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Thursday, October 06, 2016


Responding to claims made during a programme investigation by ITV’s Good Morning Britain, that some teacher recruitment agencies are putting ‘profits before pupils’ former education recruiter turned businessman, Baljinder Kuller, has confirmed the  ‘unethical’ nature of job agencies who prey on the desperation of schools looking for supply teachers at short notice.

ITV’s investigation found that recruitment agencies are sending teachers on assignment who are not suitably qualified for particular roles and that their average take-home pay has dropped by £100 a week in just five years. Meanwhile, agencies are said to be rising, raking in millions of pounds in commission.

Whistleblowers told journalists at ITV, how profit-driven agencies encourage candidates to mislead schools about their own experience, and then pay teachers as little as £10 pounds per hour.

One anonymous supply teacher recalled how she had been sent on an assignment to a school for pupils with specialist educational needs despite the fact she was not qualified in this area. She was unable to communicate with the students, who had severe disabilities, because she was not familiar with sign language.

According to the Government Department for Education, £1.26 billion was spent on supply teachers in England alone last year. This represents a 38% increase in three years. 

Baljinder Kuller is managing director of
The Supply Register, an online portal specifically designed to help schools to take back control of sourcing supply staff which he claims offers 'fair pay' for teachers.

Kuller commented: “Recruitment agencies play an important role in ensuring that no classroom is left without a teacher. However  increasingly aggressive, manipulative and unscrupulous ways in which some agencies engage with both schools and jobseekers is 'wreaking havoc' on the availability of teaching talent through any other means.

“It’s a vicious circle. Where schools once relied on a ‘black book’ of local teaching bank staff and only called on agencies occasionally, now up to 80% of all supply staff come via the agency route. These teaching professionals are increasingly underpaid and so drop out of the sector. According to the National Audit Office, the number of teachers leaving the profession has increased by 11% over three years. Ultimately, the ‘solution’ to the acute teacher shortage is actually part of the problem.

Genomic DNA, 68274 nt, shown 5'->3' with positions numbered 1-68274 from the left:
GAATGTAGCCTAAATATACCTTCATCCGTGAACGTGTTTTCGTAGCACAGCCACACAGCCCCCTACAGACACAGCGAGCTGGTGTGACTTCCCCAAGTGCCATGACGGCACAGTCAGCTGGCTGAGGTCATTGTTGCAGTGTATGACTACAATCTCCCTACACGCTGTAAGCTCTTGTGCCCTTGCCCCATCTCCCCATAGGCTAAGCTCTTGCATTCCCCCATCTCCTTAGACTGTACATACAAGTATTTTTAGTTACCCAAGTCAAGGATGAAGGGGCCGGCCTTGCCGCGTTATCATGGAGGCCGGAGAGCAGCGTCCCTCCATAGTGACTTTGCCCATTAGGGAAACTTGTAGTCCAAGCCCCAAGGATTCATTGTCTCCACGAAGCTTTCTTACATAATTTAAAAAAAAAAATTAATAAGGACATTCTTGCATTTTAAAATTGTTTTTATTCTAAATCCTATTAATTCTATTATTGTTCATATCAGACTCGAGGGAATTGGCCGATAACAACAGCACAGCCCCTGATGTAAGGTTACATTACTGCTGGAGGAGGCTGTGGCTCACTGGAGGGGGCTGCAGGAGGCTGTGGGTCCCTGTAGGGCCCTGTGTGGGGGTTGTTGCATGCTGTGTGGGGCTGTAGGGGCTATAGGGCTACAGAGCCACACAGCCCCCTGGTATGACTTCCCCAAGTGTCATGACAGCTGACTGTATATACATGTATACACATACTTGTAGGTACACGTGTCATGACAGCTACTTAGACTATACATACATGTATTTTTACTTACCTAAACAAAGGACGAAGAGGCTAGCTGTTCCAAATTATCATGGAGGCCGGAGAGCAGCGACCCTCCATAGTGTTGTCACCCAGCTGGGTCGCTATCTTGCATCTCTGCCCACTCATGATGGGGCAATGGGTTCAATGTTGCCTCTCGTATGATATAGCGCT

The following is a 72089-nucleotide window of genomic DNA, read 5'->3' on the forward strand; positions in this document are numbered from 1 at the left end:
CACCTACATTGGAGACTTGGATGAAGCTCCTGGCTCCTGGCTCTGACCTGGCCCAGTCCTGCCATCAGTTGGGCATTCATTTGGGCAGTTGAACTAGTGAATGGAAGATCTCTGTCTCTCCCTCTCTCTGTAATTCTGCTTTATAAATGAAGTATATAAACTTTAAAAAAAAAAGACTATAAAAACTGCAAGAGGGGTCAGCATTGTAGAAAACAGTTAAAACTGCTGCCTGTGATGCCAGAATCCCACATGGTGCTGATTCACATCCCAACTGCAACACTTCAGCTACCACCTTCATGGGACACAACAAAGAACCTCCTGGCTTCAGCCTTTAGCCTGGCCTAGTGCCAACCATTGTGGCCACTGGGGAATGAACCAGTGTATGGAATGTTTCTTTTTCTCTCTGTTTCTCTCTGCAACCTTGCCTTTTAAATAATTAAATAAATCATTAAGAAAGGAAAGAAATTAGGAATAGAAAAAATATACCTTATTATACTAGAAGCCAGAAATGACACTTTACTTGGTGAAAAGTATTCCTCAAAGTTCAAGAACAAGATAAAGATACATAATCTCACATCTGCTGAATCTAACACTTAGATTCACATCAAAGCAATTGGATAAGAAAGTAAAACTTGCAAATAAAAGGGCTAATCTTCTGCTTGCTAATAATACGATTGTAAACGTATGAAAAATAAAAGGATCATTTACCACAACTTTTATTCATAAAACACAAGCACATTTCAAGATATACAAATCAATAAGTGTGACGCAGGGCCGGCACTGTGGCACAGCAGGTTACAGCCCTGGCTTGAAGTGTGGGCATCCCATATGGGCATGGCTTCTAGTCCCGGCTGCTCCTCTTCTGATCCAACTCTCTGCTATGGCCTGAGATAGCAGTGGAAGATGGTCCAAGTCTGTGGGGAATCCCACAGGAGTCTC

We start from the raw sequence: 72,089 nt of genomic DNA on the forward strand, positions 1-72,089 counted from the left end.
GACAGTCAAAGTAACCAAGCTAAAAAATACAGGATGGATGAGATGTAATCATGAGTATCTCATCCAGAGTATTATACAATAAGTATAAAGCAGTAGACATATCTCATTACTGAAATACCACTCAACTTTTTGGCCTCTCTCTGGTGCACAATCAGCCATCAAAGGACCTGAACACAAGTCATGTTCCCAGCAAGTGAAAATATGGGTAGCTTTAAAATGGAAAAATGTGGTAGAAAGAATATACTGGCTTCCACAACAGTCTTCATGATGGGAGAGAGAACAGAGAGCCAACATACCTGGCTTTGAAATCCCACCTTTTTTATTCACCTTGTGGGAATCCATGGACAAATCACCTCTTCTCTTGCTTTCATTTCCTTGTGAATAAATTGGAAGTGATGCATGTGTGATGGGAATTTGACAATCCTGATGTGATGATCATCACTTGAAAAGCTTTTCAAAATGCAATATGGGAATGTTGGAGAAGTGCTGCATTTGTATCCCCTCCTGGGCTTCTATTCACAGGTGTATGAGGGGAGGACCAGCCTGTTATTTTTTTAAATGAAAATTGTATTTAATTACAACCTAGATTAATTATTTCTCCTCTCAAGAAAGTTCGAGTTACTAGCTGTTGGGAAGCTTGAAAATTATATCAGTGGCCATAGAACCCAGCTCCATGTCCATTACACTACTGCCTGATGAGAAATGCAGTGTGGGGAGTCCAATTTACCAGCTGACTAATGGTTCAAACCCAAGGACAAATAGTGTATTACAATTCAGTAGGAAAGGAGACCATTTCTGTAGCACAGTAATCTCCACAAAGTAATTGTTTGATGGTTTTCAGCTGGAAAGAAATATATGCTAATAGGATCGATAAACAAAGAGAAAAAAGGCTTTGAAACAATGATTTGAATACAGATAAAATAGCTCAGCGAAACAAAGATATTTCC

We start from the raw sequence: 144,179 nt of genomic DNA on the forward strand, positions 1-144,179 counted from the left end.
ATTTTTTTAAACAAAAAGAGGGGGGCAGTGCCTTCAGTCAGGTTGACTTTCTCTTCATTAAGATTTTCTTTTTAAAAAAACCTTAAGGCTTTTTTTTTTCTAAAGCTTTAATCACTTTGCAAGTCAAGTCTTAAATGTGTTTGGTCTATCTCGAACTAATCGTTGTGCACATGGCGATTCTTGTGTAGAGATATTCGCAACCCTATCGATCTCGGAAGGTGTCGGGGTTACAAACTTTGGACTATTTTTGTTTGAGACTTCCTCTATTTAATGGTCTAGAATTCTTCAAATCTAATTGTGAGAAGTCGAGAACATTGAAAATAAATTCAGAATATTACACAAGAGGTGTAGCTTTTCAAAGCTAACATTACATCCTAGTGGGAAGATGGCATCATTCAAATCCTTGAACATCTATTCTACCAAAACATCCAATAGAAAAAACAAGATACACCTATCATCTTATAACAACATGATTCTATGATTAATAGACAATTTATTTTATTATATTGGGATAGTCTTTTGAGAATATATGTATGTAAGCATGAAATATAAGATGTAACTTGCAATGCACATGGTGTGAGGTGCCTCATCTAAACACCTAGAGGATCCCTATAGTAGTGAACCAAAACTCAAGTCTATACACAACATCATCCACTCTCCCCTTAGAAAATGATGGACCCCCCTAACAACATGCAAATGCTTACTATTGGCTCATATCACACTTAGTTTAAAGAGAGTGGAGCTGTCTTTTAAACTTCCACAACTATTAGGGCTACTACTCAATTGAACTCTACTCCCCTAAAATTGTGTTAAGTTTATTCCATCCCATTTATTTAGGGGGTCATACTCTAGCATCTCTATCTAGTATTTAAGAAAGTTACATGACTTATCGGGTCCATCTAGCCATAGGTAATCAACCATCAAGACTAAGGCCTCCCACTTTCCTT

“Of course, there are many shining examples of agency best practice. The majority are businesses which provide a professional and highly valuable service to the education sector. Their fees cover not only wages and utilities, but also in many cases the cost of compliance and even a training provision. However I’m focusing on the significant minority.

“I recruited teachers for over a decade, both on behalf of local authorities and as an agency recruiter. When I started out, agencies were working with £35 a day margins. Now it’s not unheard of for recruiters to be banking £100 per day for each individual assignment. Agencies know that if faced with a choice between a classroom with no teacher or spiralling budgets, a compassionate head will be forced to choose the latter. Unethical agencies capitalise on this.

“I’m also concerned about the way some supply agencies are moving into permanent recruitment as the report highlighted. Many are head hunting talent, knowing the fees they could pick up and without consideration of the gaps being left in the class they cherry-pick talent from.

“Schools are at the mercy of agencies and, sadly, the stories shared by supply teachers during ITV’s investigation are not unique. At the end of the day, it’s the child in the classroom who’s losing out – the excessive fees that these agencies are charging could be better spent on equipment and materials to enhance learning and improve attainment.”  E&OE Tel:+44 (0) 1733 345581

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THE HIGH COURT has ruled....People have a right to lampoon and criticise politicians and public officials under the Human Rights Act, the High Court has ruled.

We have the full High Court judgment, saved as a page on here. l

ampoon (lampoon) Pronunciation: /lamˈpuːn/ verb [with object] publicly criticize (someone or something) by using ridicule, irony, or sarcasm: the actor was lampooned by the press noun a speech or text lampooning someone or something: the magazine fired at God, Royalty, and politicians, using cartoons and lampoons.

Derivatives: lampooner noun lampoonery noun lampoonist noun Origin: mid 17th century: from French lampon, said to be from lampons 'let us drink' (used as a refrain), from lamper 'gulp down', nasalized form of laper 'to lap (liquid).


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The NUJ's Code of Conduct has set out the main principles of British and Irish journalism since 1936.

The code is part of the rules and all journalists joining the union must sign that they will strive to adhere to the it.

Members of the National Union of Journalists are expected to abide by the following professional principles:

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